論文

査読有り
2019年5月

SOCS3 overexpression in T cells ameliorates chronic airway obstruction in a murine heterotopic tracheal transplantation model.

Surgery today
  • Kumi Mesaki
  • ,
  • Masaomi Yamane
  • ,
  • Seiichiro Sugimoto
  • ,
  • Masayoshi Fujisawa
  • ,
  • Teizo Yoshimura
  • ,
  • Takeshi Kurosaki
  • ,
  • Shinji Otani
  • ,
  • Shinichiro Miyoshi
  • ,
  • Takahiro Oto
  • ,
  • Akihiro Matsukawa
  • ,
  • Shinichi Toyooka

49
5
開始ページ
443
終了ページ
450
記述言語
英語
掲載種別
研究論文(学術雑誌)
DOI
10.1007/s00595-018-1753-5

PURPOSE: Suppressor of cytokine signaling-3 (SOCS3) is a negative feedback inhibitor of cytokine signaling with T-cell-mediated immunosuppressive effects on obliterative bronchiolitis (OB). In this study, we aimed to investigate the impact of T-cell-specific overexpression of SOCS3 using a murine heterotopic tracheal transplantation (HTT) model. METHODS: Tracheal allografts from BALB/c mice were subcutaneously transplanted into wild-type C57BL/6J (B6; WT) mice and SOCS3 transgenic B6 (SOCS3TG) mice. Tracheal allografts were analyzed by immunohistochemistry and quantitative polymerase chain reaction assays at days 7 and 21. RESULTS: At day 21, allografts in SOCS3TG mice showed significant amelioration of airway obstruction and epithelial loss compared with allografts in WT mice. The intragraft expression of IFN-γ and CXCL10 was suppressed, while that of IL-4 was enhanced in SOCS3TG mice at day 7. The T-bet levels were lower in SOCS3TG allografts than in WT allografts at day 7. CONCLUSION: We revealed that the overexpression of SOCS3 in T cells effectively ameliorates OB development in a murine HTT model by inhibiting the Th1 phenotype in the early phase. Our results suggest that the regulation of the T-cell response, through the modulation of SOCS expression, has potential as a new therapeutic strategy for chronic lung allograft dysfunction.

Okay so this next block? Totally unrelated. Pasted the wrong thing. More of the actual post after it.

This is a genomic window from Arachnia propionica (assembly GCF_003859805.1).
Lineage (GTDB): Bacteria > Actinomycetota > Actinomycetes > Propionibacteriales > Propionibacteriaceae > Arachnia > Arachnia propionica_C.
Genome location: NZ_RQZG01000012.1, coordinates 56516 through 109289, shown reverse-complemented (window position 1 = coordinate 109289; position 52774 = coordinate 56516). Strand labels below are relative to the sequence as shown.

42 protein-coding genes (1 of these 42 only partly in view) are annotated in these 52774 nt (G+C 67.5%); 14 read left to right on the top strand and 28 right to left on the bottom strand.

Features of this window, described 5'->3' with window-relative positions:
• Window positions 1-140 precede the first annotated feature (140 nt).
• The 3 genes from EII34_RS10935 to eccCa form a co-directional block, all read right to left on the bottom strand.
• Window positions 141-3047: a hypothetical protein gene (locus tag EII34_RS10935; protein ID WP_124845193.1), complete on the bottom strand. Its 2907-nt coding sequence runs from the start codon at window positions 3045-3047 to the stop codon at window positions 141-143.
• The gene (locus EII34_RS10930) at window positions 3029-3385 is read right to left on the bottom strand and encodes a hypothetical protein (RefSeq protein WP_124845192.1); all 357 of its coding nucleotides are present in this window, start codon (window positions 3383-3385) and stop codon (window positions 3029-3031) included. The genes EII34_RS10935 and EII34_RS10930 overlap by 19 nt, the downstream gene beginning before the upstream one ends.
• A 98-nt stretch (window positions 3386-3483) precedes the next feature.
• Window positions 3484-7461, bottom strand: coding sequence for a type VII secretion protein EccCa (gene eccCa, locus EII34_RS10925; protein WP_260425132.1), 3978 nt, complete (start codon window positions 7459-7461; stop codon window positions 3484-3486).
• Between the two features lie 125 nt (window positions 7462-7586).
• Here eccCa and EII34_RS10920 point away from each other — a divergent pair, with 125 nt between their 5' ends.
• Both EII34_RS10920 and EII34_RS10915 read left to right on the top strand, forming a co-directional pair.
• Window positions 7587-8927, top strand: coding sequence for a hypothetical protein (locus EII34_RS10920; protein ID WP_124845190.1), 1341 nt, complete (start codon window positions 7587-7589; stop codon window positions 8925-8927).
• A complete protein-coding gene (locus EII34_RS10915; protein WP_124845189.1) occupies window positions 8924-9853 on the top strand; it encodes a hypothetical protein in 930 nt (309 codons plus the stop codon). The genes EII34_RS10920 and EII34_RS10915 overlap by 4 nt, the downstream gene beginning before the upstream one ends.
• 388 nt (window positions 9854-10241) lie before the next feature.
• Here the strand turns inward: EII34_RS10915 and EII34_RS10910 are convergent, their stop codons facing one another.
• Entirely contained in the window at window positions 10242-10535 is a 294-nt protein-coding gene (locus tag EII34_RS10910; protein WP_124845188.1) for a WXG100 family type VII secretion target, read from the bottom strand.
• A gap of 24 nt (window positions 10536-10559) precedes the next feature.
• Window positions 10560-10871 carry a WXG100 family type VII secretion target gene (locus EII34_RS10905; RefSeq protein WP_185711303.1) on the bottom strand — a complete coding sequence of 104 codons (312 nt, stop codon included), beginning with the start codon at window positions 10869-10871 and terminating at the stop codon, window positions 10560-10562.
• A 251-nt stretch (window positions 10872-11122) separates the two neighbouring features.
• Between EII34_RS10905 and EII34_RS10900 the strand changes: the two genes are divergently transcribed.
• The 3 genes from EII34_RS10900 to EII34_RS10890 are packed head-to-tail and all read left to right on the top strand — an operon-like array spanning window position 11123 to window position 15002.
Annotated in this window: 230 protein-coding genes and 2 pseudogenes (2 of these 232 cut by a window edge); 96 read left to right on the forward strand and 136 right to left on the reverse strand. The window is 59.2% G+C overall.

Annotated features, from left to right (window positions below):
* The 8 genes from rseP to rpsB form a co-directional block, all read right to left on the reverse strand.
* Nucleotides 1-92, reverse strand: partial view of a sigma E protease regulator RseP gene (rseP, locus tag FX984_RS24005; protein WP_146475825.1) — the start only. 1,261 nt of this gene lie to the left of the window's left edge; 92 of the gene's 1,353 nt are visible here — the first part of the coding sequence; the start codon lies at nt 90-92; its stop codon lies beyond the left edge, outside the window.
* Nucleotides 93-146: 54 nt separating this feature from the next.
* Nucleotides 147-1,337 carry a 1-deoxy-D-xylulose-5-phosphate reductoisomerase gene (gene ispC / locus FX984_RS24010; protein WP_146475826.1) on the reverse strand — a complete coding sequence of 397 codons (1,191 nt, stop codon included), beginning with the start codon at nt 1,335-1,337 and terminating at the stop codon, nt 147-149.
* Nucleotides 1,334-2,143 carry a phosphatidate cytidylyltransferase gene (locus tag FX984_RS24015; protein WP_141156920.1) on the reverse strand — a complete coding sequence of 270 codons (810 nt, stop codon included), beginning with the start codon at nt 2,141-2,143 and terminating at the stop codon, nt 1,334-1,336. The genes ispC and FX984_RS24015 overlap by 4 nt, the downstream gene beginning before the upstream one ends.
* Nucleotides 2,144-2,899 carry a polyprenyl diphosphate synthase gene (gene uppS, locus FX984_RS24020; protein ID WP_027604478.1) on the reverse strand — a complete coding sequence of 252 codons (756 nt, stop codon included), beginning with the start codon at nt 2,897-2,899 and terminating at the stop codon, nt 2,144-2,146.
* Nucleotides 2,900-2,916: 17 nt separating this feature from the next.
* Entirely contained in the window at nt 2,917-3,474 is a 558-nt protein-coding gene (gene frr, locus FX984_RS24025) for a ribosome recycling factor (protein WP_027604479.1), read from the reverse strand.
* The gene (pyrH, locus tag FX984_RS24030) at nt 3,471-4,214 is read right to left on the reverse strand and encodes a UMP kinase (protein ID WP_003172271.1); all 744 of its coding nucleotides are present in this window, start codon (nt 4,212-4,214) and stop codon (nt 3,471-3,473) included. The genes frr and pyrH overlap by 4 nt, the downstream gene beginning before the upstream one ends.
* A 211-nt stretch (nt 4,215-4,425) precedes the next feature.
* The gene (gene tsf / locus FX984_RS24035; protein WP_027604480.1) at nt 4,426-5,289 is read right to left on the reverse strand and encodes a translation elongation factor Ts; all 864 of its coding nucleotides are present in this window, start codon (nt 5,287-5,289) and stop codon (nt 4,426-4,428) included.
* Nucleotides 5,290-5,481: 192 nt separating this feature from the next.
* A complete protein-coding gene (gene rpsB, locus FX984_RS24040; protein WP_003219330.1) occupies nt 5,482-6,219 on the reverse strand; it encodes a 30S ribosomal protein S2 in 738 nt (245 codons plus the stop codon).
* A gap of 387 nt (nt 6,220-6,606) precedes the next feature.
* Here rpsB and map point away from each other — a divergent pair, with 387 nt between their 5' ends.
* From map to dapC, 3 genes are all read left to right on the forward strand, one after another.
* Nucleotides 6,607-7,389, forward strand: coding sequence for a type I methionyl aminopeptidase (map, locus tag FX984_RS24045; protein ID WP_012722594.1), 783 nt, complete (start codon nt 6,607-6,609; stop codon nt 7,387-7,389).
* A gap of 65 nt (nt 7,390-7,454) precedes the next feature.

リンク情報
DOI
https://doi.org/10.1007/s00595-018-1753-5
PubMed
https://www.ncbi.nlm.nih.gov/pubmed/30617600
ID情報
  • DOI : 10.1007/s00595-018-1753-5
  • ISSN : 0941-1291
  • PubMed ID : 30617600

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